Firstly, in common with the Complex PTSD treatment guidelines, the Dissociative Identity Disorder treatment guidelines describe the first stage in treatment as focusing on Safety and Stability – learning more ways to cope with difficult emotions and trauma symptoms before trauma is discussed directly. Ways to contain existing trauma memories for a time may be needed. Therapists should also be comfortable working with clients who have additional diagnoses, self-injure and have previously had multiple suicide attempts. These are all common in survivors of severe and prolonged trauma.

Secondly, it is true that many therapists cannot manage the severity of trauma that many people with Dissociative Identity Disorder, Other Specified Dissociative Disorder (DDNOS) or extreme abuse have experienced. It can be particularly difficult because both disorders are caused with very early repeated trauma, typically at pre-school age or younger. Consequences can be either the vicarious traumatization of the therapist, or denial and minimization because he/she can’t face the reality of it. Things that help include:
1. Looking for a therapist who has worked with similar disorders or trauma before, rather than someone mostly familiar with simple PTSD. E.g. try Find a Therapist on or Trauma / Dissociation professional organizations, and ask for recommendations if none are close by/or available for very long term work.

  1. A therapist who has a supervisor with experience in the same field can help your therapist by spotting very early signs of difficulty and suggesting ways to handle this without while continuing therapy, this won’t you involve directly. An old publication by Kluft (1989) provides a way for therapists to handle this if it happens and includes indicators of when continuing therapy could be harmful (generally avoidable if earlier action is taken).
    The rehabilitation of therapists overwhelmed by their work with MPD patients.
  2. Therapists working with such complex clients need to be available for long term work, and willing to spend additional time on professional development. Therapists considering working with ritual abuse survivors can find valuable guidance in Dr Alison Miller’s book, Healing the Unimaginable (2012). Chapter 7 by survivor Stella Katz describes her ‘job’ in the cult, containing graphic descriptions of her role in torturing children, and explaining why she did this before she left the cult and ultimately healed. The ISST-D ritual abuse special interest group (for professionals) may be helpful.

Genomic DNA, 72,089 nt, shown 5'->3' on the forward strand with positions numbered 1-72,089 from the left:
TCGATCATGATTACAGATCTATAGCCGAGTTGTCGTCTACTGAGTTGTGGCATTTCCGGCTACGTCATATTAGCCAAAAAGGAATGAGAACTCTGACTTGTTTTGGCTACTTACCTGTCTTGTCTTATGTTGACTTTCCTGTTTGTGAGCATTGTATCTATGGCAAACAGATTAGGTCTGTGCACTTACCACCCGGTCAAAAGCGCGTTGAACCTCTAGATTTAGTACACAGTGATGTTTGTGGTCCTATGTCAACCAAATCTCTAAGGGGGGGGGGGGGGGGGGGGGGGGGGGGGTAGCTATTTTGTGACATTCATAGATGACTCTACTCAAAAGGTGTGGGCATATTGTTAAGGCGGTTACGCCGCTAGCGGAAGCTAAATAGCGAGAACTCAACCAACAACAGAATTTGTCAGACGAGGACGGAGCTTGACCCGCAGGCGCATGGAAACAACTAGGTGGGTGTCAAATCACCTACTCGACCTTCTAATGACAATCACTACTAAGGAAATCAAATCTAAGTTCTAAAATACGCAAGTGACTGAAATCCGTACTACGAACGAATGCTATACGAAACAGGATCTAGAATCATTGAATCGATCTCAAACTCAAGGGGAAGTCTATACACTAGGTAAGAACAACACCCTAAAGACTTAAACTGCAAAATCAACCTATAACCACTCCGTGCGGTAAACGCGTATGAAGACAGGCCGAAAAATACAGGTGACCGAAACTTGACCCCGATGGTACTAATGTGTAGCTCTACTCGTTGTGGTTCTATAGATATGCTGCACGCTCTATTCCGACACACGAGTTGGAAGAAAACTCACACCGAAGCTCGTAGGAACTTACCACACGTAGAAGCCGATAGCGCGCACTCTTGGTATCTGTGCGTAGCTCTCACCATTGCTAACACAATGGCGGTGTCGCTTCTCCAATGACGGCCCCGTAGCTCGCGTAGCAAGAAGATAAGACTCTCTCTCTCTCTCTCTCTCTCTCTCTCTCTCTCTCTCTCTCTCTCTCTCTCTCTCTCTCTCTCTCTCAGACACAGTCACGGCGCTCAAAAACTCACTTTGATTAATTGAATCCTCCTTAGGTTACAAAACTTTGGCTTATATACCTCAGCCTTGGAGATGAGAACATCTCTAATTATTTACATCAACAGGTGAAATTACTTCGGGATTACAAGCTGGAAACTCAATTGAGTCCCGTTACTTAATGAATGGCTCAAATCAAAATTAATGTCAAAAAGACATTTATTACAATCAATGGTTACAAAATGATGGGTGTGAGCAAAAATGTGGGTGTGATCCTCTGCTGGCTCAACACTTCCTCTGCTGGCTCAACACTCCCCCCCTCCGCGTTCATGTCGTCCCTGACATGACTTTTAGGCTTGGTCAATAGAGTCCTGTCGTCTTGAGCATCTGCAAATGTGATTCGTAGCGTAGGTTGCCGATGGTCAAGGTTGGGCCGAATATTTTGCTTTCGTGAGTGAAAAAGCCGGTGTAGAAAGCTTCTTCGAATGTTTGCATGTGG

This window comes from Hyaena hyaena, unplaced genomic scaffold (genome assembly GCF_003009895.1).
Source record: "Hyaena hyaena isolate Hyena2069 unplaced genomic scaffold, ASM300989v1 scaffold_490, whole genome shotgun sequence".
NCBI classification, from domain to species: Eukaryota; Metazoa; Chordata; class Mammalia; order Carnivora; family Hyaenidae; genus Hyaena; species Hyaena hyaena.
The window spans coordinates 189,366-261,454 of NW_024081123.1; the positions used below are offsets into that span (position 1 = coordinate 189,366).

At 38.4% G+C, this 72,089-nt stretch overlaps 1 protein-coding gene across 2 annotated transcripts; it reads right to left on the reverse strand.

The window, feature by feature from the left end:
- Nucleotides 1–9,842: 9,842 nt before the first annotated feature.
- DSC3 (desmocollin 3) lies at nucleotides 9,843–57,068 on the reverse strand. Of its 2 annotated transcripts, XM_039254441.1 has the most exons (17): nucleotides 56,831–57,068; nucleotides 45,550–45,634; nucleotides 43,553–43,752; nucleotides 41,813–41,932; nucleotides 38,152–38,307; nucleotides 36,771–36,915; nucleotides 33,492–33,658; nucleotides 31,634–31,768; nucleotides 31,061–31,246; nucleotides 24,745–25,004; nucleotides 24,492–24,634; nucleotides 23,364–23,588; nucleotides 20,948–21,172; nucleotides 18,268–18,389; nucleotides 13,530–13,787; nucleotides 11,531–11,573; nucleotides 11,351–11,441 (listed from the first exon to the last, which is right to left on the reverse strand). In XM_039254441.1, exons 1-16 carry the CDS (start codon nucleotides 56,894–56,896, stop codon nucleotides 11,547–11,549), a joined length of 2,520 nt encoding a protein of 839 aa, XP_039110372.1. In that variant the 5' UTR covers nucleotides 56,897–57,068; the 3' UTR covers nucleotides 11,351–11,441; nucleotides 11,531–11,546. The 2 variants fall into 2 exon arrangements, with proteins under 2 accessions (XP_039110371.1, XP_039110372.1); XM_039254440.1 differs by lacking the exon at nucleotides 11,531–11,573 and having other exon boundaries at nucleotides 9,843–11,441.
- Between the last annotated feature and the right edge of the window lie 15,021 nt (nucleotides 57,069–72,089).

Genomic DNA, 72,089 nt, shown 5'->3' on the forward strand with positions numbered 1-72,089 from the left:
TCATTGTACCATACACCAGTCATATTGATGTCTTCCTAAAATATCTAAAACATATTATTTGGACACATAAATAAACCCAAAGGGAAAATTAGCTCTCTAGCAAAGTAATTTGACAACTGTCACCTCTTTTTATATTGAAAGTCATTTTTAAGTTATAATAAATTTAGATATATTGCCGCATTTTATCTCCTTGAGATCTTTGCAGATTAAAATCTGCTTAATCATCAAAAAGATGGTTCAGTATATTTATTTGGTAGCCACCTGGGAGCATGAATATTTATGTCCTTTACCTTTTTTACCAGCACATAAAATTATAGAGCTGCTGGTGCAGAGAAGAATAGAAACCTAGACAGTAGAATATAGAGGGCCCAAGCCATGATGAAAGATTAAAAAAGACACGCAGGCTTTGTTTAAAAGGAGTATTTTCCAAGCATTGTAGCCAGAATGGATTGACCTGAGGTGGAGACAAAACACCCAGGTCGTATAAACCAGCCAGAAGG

Therapists who are suitable may be very difficult find, but some exist.

Myth No. 5: The therapist will judge me if I tell him or her what happened.

A trauma therapist’s role is to help guide and support someone who has experienced trauma, not to criticize or blame.
The DSM-5 diagnostic criteria for PTSD (criteria D) include distorted thinking surrounding the trauma resulting in self-blame, persistent shame, guilt, horror and/or anger, and negative beliefs about yourself,  example ‘I am bad’. A therapist will be able to work through these with you, along with the additional symptoms of Complex PTSD and Dissociation.

All victims have been forced to perpetrate against others, usually since early childhood. All perpetrators are victims of severe abuse. Keeping this in mind is critical in treating survivors. Black-white or evil-good frameworks feed into survivors’ fears that they are irredeemably evil.
Dr Ellen P. Lacter, clinical psychologist

If you experienced ritual abuse then it is extremely likely that you were forced or tricked into doing things which horrify you and carry immense shame. You may have been forced to harm or kill others (forced perpetration) or have been forced to make impossible ‘choices’ such as choosing between having another child harmed or being harmed (double binds). These are common ways that abusive groups use to damage children and vulnerable adults – it is one way that abusers use to keep survivors silent, they often blame you or pretend ‘choice’ when you were not free choose to do normal childhood things or to leave. This is so awful and unbearable that it commonly creates different alter identities to do what abusers demand, an identity lacking empathy may be needed. Feeling intense guilt and shame now shows that you regret what happened, a sign that you are not truly ‘bad’.
Therapy should be able to help you understand why you acted as did, the effect of previous trauma on your mind, and help you reinterpret the trauma with an adult perspective.

Lastly, the no particular type of therapy is recommended above others for complex Dissociative Disorders, a good alliance between therapist and client leads to the most effective therapy. According to Kluft, Dissociative Identity Disorder will not spontaneously resolve without treatment (a small number of cases of PTSD without a dissociative disorder do resolve without treatment).

More information about ritual abuse

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PTSD: can it come from strength, rather than a sign of weakness?

Using visualization for stabilization and safety in Dissociative Identity Disorder and OSDD